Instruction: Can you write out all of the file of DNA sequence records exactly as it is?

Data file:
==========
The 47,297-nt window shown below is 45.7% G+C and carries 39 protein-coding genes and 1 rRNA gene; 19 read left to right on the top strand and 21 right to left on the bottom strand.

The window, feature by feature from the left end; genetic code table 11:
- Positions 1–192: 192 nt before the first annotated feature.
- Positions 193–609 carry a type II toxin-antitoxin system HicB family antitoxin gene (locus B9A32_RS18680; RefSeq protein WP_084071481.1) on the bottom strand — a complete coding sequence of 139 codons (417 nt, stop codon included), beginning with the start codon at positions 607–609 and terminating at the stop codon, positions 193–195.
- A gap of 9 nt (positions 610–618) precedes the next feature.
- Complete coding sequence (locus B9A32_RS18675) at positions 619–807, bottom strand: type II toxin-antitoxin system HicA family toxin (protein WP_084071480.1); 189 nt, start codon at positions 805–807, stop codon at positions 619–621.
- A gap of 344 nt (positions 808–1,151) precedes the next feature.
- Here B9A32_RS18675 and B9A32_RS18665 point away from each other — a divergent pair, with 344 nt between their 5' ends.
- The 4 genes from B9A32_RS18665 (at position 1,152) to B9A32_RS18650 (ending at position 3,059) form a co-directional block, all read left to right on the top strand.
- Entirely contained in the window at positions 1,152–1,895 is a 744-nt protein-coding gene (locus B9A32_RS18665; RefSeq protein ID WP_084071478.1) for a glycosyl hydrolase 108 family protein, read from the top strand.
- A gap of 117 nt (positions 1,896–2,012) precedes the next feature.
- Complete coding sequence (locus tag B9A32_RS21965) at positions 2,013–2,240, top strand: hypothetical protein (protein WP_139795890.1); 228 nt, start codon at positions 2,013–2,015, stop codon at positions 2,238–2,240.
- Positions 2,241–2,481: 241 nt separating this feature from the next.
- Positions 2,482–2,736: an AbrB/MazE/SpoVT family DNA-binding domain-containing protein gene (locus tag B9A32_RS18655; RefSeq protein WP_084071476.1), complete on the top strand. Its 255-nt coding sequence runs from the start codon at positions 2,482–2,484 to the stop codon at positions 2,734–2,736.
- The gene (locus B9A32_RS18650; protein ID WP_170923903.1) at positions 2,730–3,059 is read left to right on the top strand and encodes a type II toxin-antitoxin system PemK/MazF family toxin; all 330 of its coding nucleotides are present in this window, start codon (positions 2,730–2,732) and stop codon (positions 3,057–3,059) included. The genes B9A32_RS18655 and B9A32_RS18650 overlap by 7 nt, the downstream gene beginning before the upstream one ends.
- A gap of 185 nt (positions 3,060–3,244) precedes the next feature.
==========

The 47,297-nt window shown below is 45.7% G+C and carries 39 protein-coding genes and 1 rRNA gene; 19 read left to right on the top strand and 21 right to left on the bottom strand.

The window, feature by feature from the left end; genetic code table 11:
- Positions 1–192: 192 nt before the first annotated feature.
- Positions 193–609 carry a type II toxin-antitoxin system HicB family antitoxin gene (locus B9A32_RS18680; RefSeq protein WP_084071481.1) on the bottom strand — a complete coding sequence of 139 codons (417 nt, stop codon included), beginning with the start codon at positions 607–609 and terminating at the stop codon, positions 193–195.
- A gap of 9 nt (positions 610–618) precedes the next feature.
- Complete coding sequence (locus B9A32_RS18675) at positions 619–807, bottom strand: type II toxin-antitoxin system HicA family toxin (protein WP_084071480.1); 189 nt, start codon at positions 805–807, stop codon at positions 619–621.
- A gap of 344 nt (positions 808–1,151) precedes the next feature.
- Here B9A32_RS18675 and B9A32_RS18665 point away from each other — a divergent pair, with 344 nt between their 5' ends.
- The 4 genes from B9A32_RS18665 (at position 1,152) to B9A32_RS18650 (ending at position 3,059) form a co-directional block, all read left to right on the top strand.
- Entirely contained in the window at positions 1,152–1,895 is a 744-nt protein-coding gene (locus B9A32_RS18665; RefSeq protein ID WP_084071478.1) for a glycosyl hydrolase 108 family protein, read from the top strand.
- A gap of 117 nt (positions 1,896–2,012) precedes the next feature.
- Complete coding sequence (locus tag B9A32_RS21965) at positions 2,013–2,240, top strand: hypothetical protein (protein WP_139795890.1); 228 nt, start codon at positions 2,013–2,015, stop codon at positions 2,238–2,240.
- Positions 2,241–2,481: 241 nt separating this feature from the next.
- Positions 2,482–2,736: an AbrB/MazE/SpoVT family DNA-binding domain-containing protein gene (locus tag B9A32_RS18655; RefSeq protein WP_084071476.1), complete on the top strand. Its 255-nt coding sequence runs from the start codon at positions 2,482–2,484 to the stop codon at positions 2,734–2,736.
- The gene (locus B9A32_RS18650; protein ID WP_170923903.1) at positions 2,730–3,059 is read left to right on the top strand and encodes a type II toxin-antitoxin system PemK/MazF family toxin; all 330 of its coding nucleotides are present in this window, start codon (positions 2,730–2,732) and stop codon (positions 3,057–3,059) included. The genes B9A32_RS18655 and B9A32_RS18650 overlap by 7 nt, the downstream gene beginning before the upstream one ends.
- A gap of 185 nt (positions 3,060–3,244) precedes the next feature.